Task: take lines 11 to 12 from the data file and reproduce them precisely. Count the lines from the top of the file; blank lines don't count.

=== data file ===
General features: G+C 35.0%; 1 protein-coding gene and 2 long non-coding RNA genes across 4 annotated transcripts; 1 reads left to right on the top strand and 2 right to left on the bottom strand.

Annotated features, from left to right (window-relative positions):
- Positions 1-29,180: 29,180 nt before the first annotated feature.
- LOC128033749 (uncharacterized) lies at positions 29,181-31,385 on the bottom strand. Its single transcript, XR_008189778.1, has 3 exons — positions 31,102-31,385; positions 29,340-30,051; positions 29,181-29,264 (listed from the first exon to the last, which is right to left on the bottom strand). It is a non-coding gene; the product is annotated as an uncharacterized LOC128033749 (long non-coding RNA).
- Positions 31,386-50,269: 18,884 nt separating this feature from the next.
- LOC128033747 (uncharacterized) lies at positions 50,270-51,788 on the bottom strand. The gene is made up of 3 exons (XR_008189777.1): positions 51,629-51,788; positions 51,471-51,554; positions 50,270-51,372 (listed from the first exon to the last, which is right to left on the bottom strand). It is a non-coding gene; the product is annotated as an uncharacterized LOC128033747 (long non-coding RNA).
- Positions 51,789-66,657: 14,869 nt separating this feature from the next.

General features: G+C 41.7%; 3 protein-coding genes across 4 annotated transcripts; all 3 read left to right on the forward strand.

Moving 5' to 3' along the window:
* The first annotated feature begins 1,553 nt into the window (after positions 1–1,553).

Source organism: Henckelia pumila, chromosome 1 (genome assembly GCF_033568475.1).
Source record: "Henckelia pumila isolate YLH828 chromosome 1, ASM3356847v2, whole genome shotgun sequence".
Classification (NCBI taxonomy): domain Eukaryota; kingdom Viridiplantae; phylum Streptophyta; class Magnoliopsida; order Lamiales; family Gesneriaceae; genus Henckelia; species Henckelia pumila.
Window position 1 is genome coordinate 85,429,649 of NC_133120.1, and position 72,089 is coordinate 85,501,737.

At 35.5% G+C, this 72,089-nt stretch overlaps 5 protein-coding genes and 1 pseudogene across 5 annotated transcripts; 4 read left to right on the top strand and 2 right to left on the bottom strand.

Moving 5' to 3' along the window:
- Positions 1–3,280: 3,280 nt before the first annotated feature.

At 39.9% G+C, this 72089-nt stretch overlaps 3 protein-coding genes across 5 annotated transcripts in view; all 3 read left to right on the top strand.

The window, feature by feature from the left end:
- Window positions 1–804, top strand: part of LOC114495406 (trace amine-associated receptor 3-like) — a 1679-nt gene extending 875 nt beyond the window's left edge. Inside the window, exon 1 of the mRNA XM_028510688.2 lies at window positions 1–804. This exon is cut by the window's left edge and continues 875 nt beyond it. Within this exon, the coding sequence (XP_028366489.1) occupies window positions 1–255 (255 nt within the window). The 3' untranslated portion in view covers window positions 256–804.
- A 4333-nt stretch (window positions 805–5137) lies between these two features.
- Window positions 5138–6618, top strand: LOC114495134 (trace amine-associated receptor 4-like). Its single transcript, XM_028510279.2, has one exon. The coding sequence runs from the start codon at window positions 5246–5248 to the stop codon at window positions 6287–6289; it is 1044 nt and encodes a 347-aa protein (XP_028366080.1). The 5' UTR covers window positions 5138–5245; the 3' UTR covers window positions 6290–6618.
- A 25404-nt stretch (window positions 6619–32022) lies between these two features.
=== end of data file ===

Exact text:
Source organism: Henckelia pumila, chromosome 1 (genome assembly GCF_033568475.1).
Source record: "Henckelia pumila isolate YLH828 chromosome 1, ASM3356847v2, whole genome shotgun sequence".